Does Apple’s next-gen iPhone need GPS?

“If there’s anything the iPhone has lacked compared with other phones in its class, it has been high-speed connectivity and the ability to determine its location accurately. Apple will address the first shortcoming in a matter of days, when it unveils the second version of the year-old iPhone on June 9,” Arik Hesseldahl writes for BusinessWeek

“I’m hoping Apple also tackles No. 2—by including support for Global Positioning System navigation. For one thing, most of the handsets in the iPhone’s peer group contain GPS chips by default,” Hesseldahl writes. “What’s more, navigation applications can make a lot of money for carriers, and by extension, Apple, which splits service revenue with AT&T, its partner in the U.S. A survey last year by Nielsen Mobile found that navigation applications were second only to games as the most popular downloadable wireless application.”

“The iPhone currently employs a system [that] determines its position in part by using the nearest cell towers, using technology from Google. It also fixes its location based on Wi-Fi access points using another technology from Skyhook Wireless,” Hesseldahl explains. “The result is adequate for the casual pedestrian user, and will even work for basic driving directions… till, the accuracy of iPhone’s location services is hit-or-miss. It’s not unusual for Google Maps on the iPhone to show you a block or two away from where you actually are. Sometimes it will put you within 100 feet. Any civilian-grade GPS receiver worth having should be able to pinpoint your location to within 10 feet.”

“So is GPS on the way or not? …My money’s on GPS being included in version 2. But even if it’s not, there’s a strong case for including it in the third version, likely to be released sometime in 2009. Adding GPS would give the iPhone an indisputable grand-slam lineup of features: navigation along with best-in-class music and video, Web browsing, and voice and data communications,” Hesseldahl writes.

More in the full article here.


  1. I do a few runs a year to upper Eastern PA near the Delaware river valley. No Cell sites up there to speak of, from any carrier and wifi on the farms are hard to come by. A bloototh link to a GPS receiver would be perfect to fill in the gaps when you’re cruising the continental divide or trawling across I94 in North Dakota.

  2. @Sixvodkas

    what about people that DON’T drive cars ?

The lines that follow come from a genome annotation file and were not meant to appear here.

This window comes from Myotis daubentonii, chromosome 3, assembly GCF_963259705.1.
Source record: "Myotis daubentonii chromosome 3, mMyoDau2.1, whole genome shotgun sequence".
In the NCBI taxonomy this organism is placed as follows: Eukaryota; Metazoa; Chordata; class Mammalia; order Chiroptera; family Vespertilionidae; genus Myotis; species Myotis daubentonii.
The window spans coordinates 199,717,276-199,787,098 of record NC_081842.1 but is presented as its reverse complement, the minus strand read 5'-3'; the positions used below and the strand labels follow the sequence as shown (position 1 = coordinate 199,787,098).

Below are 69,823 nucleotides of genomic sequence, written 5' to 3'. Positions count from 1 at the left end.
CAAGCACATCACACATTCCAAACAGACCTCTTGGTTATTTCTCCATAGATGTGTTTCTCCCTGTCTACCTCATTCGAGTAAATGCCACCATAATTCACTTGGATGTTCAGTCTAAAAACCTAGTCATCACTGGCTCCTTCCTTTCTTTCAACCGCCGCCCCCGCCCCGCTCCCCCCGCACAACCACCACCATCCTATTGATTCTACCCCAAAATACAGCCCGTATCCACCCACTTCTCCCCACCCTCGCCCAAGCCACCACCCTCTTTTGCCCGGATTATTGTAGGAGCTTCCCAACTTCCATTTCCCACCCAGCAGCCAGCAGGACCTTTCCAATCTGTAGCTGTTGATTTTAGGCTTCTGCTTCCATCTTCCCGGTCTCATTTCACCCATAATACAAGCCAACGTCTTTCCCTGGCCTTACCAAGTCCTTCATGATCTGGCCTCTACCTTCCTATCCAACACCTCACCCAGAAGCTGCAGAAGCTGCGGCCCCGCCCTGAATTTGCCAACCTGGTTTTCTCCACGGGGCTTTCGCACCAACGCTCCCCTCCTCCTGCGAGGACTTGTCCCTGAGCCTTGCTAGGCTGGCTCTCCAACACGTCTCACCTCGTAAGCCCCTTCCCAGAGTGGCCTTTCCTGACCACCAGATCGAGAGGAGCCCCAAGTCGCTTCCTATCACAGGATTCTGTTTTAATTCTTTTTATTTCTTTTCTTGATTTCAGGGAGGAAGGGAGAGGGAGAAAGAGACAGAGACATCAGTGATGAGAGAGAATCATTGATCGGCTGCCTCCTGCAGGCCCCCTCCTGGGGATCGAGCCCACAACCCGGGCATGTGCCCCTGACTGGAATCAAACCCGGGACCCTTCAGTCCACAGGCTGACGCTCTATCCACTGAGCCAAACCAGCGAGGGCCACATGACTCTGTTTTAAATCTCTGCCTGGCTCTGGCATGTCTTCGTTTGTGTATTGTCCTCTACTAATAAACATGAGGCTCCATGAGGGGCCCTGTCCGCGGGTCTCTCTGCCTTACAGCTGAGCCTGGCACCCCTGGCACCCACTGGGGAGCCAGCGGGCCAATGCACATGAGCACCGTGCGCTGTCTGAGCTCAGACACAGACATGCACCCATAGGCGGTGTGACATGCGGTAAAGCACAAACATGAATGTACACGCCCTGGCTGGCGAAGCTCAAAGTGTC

who cares that u drive for a living (sounds really sad by the way), could u show some more respect ?

    u are driving for a living, without a GPS ?

    u are wrong anyway, using GPS antenna’s to pinpoint your location will only work, well, when there are antennas !

    not when a GPS is really interesting, like a walk in the mountains.

    or in a train, boat or plane.

  3. you also missed the point he was making.

    when u use geolocation for navigation, the lack of precision is not just a problem when u are at your destination, but every time u take a road that is within the margin of error from another road, the software gets lost, and takes at least 30 seconds to a minute to fall back on it’s feat.

  4. I don’t know much about GPS chips and power usage, but it seems that when you are not using an app that specifically needs it, you aren’t using it at all.

    ” GPS receivers are like the radio receivers in your car. They don’t transmit.”

    So for many uses, it would just be a short blip to get your current location.

    The real power is when there are good quality downloadable maps on the AppStore.

    It would be great to have detailed maps on the phone rather than relying on Google Maps and network connection all the time.

  5. It would be great to have large files like maps on your .Mac (.Matrix?) account, accessed by 3G or Wi-Fi, to aid in GPS mapping.

    The Google Maps are good, but I get many inaccuracies and notifications that a route can’t be found or my current location can’t be found, even though I am in a city. Annoying.

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